The student will be able to share their Cultural Diorama assignments and gain an understanding of how many of their ELLs feel when they are ignored or do not have an opportunity to share all that they have to offer.


Students should bring the artifacts they planned to share for their Cultural Diorama.


Students have brought their artifacts to share for their Cultural Diorama. For this activity, the students who are displaying their projects must sit or stand by their project the entire time. They must not say anything. Those who walk around may not ask questions; they must only look and read, much like observing museum exhibits. Students should have all materials prepared to share their exhibit. Students must have already checked out media equipment required to share their projects.

Divide the class in half. Invite the first half of the students in the class to set up their artifacts and their write-ups for display. Stop the students after 3-4 minutes, blaming it on how much you have to cover in the class. Invite the first group to put their artifacts away and the second group to display their artifacts. Stop the students after 2-3 minutes. Apologize to the students for not being able to share more and invite all the students to sit down.


The debrief for this activity is where the learning will (hopefully) take place. Some key questions to discuss are: How did this activity make you feel when you were walking around? How did you feel when you were displaying your diorama?

Most of the time the students express some frustration about putting forth a great deal of work and not really being able to share it. It frustrates them to not be able to communicate about their artifacts and why they were chosen and their meaning. They usually feel uncomfortable when they are on display because they feel that others will misunderstand them and judge them wrongly.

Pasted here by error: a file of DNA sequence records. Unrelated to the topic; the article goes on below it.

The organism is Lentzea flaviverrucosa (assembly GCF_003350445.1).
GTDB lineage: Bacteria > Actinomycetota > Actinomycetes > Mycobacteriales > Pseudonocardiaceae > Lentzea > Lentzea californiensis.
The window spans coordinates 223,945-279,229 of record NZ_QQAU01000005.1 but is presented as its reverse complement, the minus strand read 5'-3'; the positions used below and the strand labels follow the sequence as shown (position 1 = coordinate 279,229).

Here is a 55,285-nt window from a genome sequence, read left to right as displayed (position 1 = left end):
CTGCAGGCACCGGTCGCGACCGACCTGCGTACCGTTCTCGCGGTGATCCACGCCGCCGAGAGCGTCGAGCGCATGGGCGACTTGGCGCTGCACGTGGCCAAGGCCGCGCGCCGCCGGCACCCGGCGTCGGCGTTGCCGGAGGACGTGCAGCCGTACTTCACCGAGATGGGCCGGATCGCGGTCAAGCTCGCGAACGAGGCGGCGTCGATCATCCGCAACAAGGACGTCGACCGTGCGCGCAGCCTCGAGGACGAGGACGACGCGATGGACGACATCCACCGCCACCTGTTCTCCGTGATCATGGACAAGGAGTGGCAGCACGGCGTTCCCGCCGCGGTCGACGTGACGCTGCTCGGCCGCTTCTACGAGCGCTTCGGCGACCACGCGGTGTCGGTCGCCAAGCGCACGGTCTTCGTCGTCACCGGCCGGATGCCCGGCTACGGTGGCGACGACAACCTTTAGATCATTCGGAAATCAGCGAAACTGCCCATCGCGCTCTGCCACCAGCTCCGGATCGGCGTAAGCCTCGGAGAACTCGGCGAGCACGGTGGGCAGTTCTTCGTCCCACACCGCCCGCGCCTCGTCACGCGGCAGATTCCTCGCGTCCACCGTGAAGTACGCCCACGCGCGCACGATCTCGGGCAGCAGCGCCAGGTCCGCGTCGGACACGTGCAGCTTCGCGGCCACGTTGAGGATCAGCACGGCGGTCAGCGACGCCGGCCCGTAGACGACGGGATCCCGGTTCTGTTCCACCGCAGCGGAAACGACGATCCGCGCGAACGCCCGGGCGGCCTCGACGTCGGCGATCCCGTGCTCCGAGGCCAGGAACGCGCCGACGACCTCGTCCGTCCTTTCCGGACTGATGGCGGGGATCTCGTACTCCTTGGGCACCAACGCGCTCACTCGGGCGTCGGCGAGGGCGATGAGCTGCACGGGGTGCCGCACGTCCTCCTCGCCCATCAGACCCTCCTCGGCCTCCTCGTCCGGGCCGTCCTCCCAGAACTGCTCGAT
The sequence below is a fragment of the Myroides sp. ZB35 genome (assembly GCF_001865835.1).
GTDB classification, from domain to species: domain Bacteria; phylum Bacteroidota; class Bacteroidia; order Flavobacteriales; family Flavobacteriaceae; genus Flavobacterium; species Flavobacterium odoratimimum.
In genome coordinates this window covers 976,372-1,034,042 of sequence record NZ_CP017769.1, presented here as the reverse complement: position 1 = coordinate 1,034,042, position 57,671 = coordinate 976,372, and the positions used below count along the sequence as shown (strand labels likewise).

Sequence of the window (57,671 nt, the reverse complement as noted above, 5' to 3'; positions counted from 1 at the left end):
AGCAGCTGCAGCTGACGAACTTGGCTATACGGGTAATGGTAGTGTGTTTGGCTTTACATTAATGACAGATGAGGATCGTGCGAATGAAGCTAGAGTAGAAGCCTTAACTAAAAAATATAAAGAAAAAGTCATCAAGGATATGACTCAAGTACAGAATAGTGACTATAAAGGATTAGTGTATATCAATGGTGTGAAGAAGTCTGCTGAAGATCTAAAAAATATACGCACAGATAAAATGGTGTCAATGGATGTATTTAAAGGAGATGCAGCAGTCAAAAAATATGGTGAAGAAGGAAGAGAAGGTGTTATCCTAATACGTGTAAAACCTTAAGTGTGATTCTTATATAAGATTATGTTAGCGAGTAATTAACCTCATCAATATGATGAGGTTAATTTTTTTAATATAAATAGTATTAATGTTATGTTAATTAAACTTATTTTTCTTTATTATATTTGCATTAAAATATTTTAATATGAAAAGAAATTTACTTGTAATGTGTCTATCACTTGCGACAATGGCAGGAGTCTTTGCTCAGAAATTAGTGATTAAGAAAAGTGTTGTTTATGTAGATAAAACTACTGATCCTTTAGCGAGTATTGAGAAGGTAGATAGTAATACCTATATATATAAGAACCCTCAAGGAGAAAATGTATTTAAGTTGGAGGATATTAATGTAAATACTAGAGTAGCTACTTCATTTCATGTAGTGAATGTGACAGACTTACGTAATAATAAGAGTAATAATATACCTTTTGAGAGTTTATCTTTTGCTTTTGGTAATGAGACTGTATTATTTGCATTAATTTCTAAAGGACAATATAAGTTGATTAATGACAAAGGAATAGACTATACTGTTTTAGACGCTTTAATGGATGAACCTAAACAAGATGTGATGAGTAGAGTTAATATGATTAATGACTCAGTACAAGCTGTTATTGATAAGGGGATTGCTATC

After the students air their concerns and frustrations, explain that this is often how their ELLs feel when coming into the classroom. They have background and they have had many life experiences, but maybe it is difficult for them to be able to communicate those experiences.

Maybe they dress differently than other students in the class and they cannot necessarily explain their culture or background, no matter how rich it is. Many are judged because of their appearance and their difficulty communicating in the L2, so they are ignored or made fun of.

These underscore the need to create a nurturing caring environment where everyone is included and students and the teacher seek to understand one another and to really find out who each one is individually. After the debrief is completed, if you do have some time, invite the students to spend more time with each person's artifacts.

Looks Like: Students walking around looking at a museum, while other students are sitting by their projects to display them.

Sounds Like: a quiet museum with no sounds except people walking quietly around.

Feels Like: It should feel comfortable; we are all friends sharing who we are. It may feel a little uncomfortable when others are looking at our artifacts, but we are not looking for the purpose of judging others.


This activity allows all students to participate and to share something personal about them.


Brainstorm how this activity could be used in the students' teaching contexts. Students often share the idea of having their students create their own personal dioramas and share them with the rest of the class to get to know each other. Some variations could include having the students complete a Reading Cultural Diorama or a Math Cultural Diorama, etc. For a Reading Cultural Diorama, students could share favorite reading materials, most difficult reading materials, favorite childhood story, skills that are easy for them, skills that are difficult. A Math Cultural Diorama could include concepts that they have mastered, concepts that challenge them, favorite type of story problems, etc.